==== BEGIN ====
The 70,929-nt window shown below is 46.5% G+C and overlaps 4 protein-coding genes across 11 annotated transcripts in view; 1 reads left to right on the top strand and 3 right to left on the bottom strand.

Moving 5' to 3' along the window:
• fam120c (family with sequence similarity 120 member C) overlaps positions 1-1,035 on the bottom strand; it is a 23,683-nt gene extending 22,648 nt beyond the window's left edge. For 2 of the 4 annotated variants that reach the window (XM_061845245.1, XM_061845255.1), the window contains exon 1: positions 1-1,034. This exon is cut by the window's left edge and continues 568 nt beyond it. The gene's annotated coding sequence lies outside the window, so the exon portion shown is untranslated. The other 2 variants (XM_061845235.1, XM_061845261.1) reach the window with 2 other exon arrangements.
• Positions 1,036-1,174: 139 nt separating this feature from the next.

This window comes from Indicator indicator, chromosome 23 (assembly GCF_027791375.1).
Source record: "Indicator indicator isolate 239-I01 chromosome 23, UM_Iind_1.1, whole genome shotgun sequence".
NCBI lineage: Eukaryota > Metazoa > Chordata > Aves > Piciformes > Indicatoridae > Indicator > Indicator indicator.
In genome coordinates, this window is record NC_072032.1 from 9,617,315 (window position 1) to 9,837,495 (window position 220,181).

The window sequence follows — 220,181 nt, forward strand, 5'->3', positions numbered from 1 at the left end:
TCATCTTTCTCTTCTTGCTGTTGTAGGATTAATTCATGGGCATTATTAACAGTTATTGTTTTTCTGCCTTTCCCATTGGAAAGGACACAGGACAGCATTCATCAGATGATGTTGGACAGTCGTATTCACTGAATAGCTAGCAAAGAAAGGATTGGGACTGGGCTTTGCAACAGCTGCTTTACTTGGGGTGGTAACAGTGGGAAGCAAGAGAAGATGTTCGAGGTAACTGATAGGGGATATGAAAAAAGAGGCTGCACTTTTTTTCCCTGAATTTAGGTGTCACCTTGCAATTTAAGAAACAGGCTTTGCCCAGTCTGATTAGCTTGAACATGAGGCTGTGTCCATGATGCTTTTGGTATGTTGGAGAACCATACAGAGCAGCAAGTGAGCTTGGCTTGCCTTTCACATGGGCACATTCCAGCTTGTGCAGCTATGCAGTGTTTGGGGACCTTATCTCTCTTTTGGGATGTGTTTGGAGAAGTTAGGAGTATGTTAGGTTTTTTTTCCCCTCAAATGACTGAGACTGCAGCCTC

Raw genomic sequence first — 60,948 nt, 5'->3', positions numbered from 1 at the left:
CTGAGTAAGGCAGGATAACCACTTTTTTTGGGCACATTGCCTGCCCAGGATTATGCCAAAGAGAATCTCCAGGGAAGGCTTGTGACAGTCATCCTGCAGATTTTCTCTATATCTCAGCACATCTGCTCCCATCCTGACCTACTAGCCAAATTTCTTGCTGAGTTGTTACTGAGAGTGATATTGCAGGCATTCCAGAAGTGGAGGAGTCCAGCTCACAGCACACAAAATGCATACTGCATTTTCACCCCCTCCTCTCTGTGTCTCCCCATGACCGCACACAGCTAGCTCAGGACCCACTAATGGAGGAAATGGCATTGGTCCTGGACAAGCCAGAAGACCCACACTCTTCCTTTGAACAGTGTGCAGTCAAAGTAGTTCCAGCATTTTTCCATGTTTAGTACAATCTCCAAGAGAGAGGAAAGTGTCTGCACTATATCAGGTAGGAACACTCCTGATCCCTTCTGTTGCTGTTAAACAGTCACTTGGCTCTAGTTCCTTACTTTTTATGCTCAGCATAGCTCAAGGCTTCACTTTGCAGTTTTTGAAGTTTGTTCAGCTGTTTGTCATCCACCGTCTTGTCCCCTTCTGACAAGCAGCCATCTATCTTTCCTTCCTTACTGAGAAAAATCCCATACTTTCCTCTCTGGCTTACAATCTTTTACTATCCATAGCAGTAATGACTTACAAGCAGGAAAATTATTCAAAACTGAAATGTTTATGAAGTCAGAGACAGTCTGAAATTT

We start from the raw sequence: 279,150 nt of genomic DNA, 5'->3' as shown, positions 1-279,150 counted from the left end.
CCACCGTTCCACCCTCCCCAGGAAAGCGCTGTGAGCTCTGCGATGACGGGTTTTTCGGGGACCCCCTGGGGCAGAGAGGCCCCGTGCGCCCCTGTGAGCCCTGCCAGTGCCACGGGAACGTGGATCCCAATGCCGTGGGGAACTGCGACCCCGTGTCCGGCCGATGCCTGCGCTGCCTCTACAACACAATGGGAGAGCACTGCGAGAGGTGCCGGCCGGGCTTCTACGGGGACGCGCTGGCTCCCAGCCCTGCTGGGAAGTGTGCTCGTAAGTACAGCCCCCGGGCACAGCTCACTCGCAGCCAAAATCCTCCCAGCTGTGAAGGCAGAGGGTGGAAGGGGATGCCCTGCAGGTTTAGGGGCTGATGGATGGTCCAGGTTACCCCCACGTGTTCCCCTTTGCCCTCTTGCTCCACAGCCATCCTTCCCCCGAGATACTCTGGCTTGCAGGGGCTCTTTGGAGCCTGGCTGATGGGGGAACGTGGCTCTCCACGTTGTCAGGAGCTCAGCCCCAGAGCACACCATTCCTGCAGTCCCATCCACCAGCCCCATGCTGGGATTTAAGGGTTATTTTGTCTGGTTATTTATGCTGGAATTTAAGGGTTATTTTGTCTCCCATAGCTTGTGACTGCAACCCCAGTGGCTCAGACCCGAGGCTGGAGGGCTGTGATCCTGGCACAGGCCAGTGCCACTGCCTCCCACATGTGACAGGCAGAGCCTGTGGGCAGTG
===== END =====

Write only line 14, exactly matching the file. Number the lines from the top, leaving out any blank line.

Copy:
CCACCGTTCCACCCTCCCCAGGAAAGCGCTGTGAGCTCTGCGATGACGGGTTTTTCGGGGACCCCCTGGGGCAGAGAGGCCCCGTGCGCCCCTGTGAGCCCTGCCAGTGCCACGGGAACGTGGATCCCAATGCCGTGGGGAACTGCGACCCCGTGTCCGGCCGATGCCTGCGCTGCCTCTACAACACAATGGGAGAGCACTGCGAGAGGTGCCGGCCGGGCTTCTACGGGGACGCGCTGGCTCCCAGCCCTGCTGGGAAGTGTGCTCGTAAGTACAGCCCCCGGGCACAGCTCACTCGCAGCCAAAATCCTCCCAGCTGTGAAGGCAGAGGGTGGAAGGGGATGCCCTGCAGGTTTAGGGGCTGATGGATGGTCCAGGTTACCCCCACGTGTTCCCCTTTGCCCTCTTGCTCCACAGCCATCCTTCCCCCGAGATACTCTGGCTTGCAGGGGCTCTTTGGAGCCTGGCTGATGGGGGAACGTGGCTCTCCACGTTGTCAGGAGCTCAGCCCCAGAGCACACCATTCCTGCAGTCCCATCCACCAGCCCCATGCTGGGATTTAAGGGTTATTTTGTCTGGTTATTTATGCTGGAATTTAAGGGTTATTTTGTCTCCCATAGCTTGTGACTGCAACCCCAGTGGCTCAGACCCGAGGCTGGAGGGCTGTGATCCTGGCACAGGCCAGTGCCACTGCCTCCCACATGTGACAGGCAGAGCCTGTGGGCAGTG